Title VII of the Civil Rights Act of 1964 prohibits employment discrimination based on race, color, religion, sex, and national origin.1 Historically, courts have ruled in favor of workplace grooming policies that prohibit most natural Black hairstyles as not unlawfully discriminatory within the scope of Title VII. This article discusses hair discrimination in workplaces and how federal, state, and local legislators are attempting to close this loophole.
Workplace grooming policies outline acceptable hygiene, hairstyle, and other appearance characteristics for employees. Employers can refuse employment, mete out discipline, and even terminate employees who do not abide by these policies. To stay within the bounds of employment discrimination law, these policies should be facially neutral; they must not refer to race, religion, or other protected classes. In practice, these policies expect all employees to assimilate to the dominant hair culture and hairstyles of white individuals.2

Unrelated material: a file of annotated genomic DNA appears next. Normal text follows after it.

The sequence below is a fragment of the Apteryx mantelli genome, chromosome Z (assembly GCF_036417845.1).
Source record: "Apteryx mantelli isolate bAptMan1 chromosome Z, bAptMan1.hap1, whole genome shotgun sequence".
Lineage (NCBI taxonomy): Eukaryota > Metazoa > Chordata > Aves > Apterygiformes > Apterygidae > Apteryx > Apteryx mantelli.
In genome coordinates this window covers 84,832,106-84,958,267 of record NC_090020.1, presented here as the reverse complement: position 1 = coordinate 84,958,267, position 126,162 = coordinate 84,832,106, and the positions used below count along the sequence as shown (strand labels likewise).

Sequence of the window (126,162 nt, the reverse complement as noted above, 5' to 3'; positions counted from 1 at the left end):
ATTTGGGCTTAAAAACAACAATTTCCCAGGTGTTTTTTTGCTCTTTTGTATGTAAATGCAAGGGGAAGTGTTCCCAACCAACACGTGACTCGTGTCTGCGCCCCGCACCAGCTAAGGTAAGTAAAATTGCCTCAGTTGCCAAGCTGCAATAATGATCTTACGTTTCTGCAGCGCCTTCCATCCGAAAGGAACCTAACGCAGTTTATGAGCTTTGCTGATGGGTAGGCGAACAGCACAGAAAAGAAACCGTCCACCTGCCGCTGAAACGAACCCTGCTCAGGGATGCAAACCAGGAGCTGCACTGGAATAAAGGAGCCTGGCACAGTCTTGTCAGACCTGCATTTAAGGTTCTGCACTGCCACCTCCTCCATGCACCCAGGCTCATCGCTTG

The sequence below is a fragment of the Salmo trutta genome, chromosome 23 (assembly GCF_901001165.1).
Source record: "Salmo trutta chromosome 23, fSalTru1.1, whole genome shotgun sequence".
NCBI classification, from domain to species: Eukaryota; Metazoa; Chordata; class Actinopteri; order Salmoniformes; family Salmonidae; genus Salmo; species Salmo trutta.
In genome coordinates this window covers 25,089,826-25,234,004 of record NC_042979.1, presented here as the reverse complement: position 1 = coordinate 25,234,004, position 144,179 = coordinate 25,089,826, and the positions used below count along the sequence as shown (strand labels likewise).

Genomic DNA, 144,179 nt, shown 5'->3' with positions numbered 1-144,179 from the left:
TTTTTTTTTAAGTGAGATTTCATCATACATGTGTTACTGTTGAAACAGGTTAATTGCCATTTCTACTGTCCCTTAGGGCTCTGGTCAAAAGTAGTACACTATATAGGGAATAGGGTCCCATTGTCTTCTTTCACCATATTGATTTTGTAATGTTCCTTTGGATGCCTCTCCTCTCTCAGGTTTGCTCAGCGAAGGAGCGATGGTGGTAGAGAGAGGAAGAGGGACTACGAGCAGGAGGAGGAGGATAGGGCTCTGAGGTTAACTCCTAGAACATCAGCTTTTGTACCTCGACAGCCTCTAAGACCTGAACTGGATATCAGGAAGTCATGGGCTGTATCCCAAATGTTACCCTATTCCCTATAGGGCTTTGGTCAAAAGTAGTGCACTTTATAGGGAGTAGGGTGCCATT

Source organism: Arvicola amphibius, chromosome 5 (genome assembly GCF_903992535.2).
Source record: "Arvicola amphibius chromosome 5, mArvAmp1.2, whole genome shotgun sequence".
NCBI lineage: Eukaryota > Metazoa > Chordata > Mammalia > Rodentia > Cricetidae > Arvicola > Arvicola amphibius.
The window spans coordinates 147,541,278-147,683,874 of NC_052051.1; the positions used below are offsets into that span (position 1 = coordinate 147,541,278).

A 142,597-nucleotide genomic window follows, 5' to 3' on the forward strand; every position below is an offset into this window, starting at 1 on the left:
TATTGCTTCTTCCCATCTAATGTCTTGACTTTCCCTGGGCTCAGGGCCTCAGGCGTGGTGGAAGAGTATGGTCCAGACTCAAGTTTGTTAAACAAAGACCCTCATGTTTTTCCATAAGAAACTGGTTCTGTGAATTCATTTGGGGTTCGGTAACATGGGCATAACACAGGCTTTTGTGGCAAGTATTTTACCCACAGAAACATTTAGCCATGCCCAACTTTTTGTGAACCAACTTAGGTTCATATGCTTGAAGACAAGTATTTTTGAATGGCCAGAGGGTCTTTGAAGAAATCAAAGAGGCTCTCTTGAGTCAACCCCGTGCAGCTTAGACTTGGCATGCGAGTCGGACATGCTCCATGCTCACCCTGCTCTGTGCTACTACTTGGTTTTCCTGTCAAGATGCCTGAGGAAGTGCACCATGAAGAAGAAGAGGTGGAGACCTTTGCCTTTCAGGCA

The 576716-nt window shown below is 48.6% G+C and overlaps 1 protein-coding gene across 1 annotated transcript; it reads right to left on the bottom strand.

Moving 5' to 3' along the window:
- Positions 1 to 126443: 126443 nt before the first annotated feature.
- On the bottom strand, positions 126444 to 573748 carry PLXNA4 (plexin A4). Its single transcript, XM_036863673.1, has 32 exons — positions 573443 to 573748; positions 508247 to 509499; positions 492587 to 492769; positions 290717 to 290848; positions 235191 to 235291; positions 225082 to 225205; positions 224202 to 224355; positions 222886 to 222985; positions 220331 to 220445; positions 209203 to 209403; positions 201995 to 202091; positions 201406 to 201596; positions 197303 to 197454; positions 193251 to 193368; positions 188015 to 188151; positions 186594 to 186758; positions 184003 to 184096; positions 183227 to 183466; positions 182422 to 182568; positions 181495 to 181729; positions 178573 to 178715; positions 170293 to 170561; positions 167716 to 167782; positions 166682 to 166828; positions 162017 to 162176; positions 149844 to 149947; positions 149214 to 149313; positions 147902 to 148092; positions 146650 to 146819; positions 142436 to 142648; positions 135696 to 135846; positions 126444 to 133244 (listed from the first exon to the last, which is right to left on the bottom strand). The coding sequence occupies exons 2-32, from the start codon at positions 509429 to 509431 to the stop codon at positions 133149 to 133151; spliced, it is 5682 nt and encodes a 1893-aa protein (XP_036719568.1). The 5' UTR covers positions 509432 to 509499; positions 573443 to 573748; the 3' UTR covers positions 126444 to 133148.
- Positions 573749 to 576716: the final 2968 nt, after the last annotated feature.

People of all races, genders, and creeds can be subject to hair discrimination, though Black people — and Black women in particular — are the most frequent victims of discriminatory policies and decisions. In 2019, the American personal care brand Dove conducted the CROWN Research Study comparing the workplace experiences of Black women and non-Black (mostly white) women.3 The results showed that Black women are more likely than their nonBlack counterparts to receive formal grooming policies, be subject to discipline, and be perceived as unprofessional. These findings are reinforced by court opinions like one from 2016 that held that in order to conform to an employer’s dress code, Black women are expected to straighten their hair, wear a weave or a wig, or style their hair into an afro — which the judge arbitrarily decided was more “natural” than dreadlocks or braids.4 As author Crystal Powell points out in “Bias, Employment, and Black Women’s Hair,”dreadlocks are “a type of hairstyle that naturally comes because of the nature of Black hair” while “hair must be teased in a way that gives it an afro style. Black women do not naturally grow afros.”5